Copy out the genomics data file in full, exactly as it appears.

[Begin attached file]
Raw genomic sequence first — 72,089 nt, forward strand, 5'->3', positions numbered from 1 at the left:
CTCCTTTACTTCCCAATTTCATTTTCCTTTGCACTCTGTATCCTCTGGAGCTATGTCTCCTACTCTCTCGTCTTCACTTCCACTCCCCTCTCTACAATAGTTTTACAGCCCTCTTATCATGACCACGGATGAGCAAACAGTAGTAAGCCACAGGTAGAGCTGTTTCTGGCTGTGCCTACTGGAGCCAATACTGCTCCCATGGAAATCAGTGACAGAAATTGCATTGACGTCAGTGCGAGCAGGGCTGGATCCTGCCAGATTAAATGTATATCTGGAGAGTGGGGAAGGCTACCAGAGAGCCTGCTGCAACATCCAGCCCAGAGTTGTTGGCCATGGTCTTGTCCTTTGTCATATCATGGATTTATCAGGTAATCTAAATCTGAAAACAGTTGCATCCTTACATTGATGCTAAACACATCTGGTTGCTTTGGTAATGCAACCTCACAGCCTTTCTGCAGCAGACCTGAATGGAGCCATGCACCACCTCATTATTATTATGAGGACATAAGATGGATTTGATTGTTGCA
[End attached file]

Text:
Raw genomic sequence first — 72,089 nt, forward strand, 5'->3', positions numbered from 1 at the left:
CTCCTTTACTTCCCAATTTCATTTTCCTTTGCACTCTGTATCCTCTGGAGCTATGTCTCCTACTCTCTCGTCTTCACTTCCACTCCCCTCTCTACAATAGTTTTACAGCCCTCTTATCATGACCACGGATGAGCAAACAGTAGTAAGCCACAGGTAGAGCTGTTTCTGGCTGTGCCTACTGGAGCCAATACTGCTCCCATGGAAATCAGTGACAGAAATTGCATTGACGTCAGTGCGAGCAGGGCTGGATCCTGCCAGATTAAATGTATATCTGGAGAGTGGGGAAGGCTACCAGAGAGCCTGCTGCAACATCCAGCCCAGAGTTGTTGGCCATGGTCTTGTCCTTTGTCATATCATGGATTTATCAGGTAATCTAAATCTGAAAACAGTTGCATCCTTACATTGATGCTAAACACATCTGGTTGCTTTGGTAATGCAACCTCACAGCCTTTCTGCAGCAGACCTGAATGGAGCCATGCACCACCTCATTATTATTATGAGGACATAAGATGGATTTGATTGTTGCA